I have written in the past how Maker actually pursues three goals when setting rates: Risk Policy, Monetary Policy and Business Policy. Business policy is something that was overlooked thus far since our primary goal was and still is to manage DAI price as close as possible to $1. If we are able to reach DAI dollar parity, Risk and Business Policy can both be pursued with more flexibility. Let me first explain why Business Policy is important and then address how we can sort out peg issues.

MakerDAO Vault users prefer stable and competitive rates. If we are able to solve peg issues unrelated to how we set fees, we can finally start becoming more rate competitive and reliable, which is of high importance when we start adding real world assets (RWA) as collateral. This also means we need to change the way rates are set through Base rate on a weekly basis and set rates less frequently by having more focus on the competitive landscape and portfolio risk. This however doesn’t mean our conventional monetary levers are completely ignored; if we are able to increase stability fee, DSR can be used again as a more regularly used monetary lever. Also in extreme situations we can still use more aggressive stability fee or debt ceiling adjustments to help with peg deviations.

Finally, the community is aware of how low fees are unsustainable long term in cases when funds are needed to cover potential shortfall, particularly now that debt exposure is increasing at a fast pace. Assuming debt exposure doesn’t change as much, Maker protocol would benefit from 4m - 12m revenue per year assuming increased average fees in range of 1% to 3%. Assuming additional revenue is collected from penalty fees, we could be aiming towards 15m revenue per year, which would be a nice boost to MakerDAO’s reserves to protect against losses. Importantly, maintaining a system surplus will allow us to onboard and compensate new EPCs in order for MakerDAO to become self-sustainable. For this to happen it is critical that the Protocol has a more regular inflow of funds.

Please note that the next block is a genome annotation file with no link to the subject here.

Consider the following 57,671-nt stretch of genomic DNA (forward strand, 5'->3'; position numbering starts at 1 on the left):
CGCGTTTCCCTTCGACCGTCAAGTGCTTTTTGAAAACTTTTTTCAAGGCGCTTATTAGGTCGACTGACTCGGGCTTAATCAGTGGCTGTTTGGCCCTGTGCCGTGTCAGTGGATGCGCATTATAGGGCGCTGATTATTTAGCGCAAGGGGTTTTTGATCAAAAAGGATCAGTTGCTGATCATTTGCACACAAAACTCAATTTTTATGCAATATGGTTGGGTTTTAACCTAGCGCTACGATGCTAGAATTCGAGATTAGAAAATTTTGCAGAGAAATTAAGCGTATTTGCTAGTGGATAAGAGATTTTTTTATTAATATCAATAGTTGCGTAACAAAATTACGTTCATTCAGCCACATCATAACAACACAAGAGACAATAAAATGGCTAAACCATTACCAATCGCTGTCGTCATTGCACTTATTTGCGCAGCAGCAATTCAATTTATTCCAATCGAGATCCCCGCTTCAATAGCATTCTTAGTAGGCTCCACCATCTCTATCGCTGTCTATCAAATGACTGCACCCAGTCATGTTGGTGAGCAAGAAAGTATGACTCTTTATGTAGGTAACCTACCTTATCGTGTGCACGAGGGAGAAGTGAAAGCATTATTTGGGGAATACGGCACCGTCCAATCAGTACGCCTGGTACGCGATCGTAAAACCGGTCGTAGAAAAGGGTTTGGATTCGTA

Conclusions

To sum up above concerns:

  • DAI price doesn’t necessarily react heavily to increased SF due to other more powerful forces that determine the price currently (DAI demand from yield farming)
  • Stable and higher but still competitive rates should be preferred from business policy standpoint
  • MakerDAO needs more income from rates to cover potential shortfall and make governance self sustainable and grow domain teams

Cause and Effect

In practice, the major concern about increasing stability fees from a DAI peg viewpoint is potentially causing liquidity drain, vault owners refinancing to other stablecoin debt denominated borrowings and causing the DAI price to increase. Therefore it’s important to always pick a fee that doesn’t cause massive refinancing and is in line with our Business Policy and position in the competitive landscape.